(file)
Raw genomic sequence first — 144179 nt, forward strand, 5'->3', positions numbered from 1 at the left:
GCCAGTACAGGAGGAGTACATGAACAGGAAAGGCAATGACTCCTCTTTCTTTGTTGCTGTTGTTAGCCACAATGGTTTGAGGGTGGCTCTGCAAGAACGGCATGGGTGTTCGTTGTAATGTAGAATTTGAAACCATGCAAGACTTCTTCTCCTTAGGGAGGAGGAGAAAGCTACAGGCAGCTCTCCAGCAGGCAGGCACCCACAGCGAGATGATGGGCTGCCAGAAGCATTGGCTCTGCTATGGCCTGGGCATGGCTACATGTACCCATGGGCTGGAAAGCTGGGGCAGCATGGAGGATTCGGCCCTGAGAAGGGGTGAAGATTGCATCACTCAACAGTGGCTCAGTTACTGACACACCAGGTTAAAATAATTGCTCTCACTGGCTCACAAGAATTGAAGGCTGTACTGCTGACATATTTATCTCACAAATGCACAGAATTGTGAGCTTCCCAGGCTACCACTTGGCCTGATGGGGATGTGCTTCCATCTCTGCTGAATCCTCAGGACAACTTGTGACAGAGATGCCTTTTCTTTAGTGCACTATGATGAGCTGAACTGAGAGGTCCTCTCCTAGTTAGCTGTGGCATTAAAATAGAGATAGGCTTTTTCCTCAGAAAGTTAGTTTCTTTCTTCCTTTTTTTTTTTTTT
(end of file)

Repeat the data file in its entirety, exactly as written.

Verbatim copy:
Raw genomic sequence first — 144179 nt, forward strand, 5'->3', positions numbered from 1 at the left:
GCCAGTACAGGAGGAGTACATGAACAGGAAAGGCAATGACTCCTCTTTCTTTGTTGCTGTTGTTAGCCACAATGGTTTGAGGGTGGCTCTGCAAGAACGGCATGGGTGTTCGTTGTAATGTAGAATTTGAAACCATGCAAGACTTCTTCTCCTTAGGGAGGAGGAGAAAGCTACAGGCAGCTCTCCAGCAGGCAGGCACCCACAGCGAGATGATGGGCTGCCAGAAGCATTGGCTCTGCTATGGCCTGGGCATGGCTACATGTACCCATGGGCTGGAAAGCTGGGGCAGCATGGAGGATTCGGCCCTGAGAAGGGGTGAAGATTGCATCACTCAACAGTGGCTCAGTTACTGACACACCAGGTTAAAATAATTGCTCTCACTGGCTCACAAGAATTGAAGGCTGTACTGCTGACATATTTATCTCACAAATGCACAGAATTGTGAGCTTCCCAGGCTACCACTTGGCCTGATGGGGATGTGCTTCCATCTCTGCTGAATCCTCAGGACAACTTGTGACAGAGATGCCTTTTCTTTAGTGCACTATGATGAGCTGAACTGAGAGGTCCTCTCCTAGTTAGCTGTGGCATTAAAATAGAGATAGGCTTTTTCCTCAGAAAGTTAGTTTCTTTCTTCCTTTTTTTTTTTTTT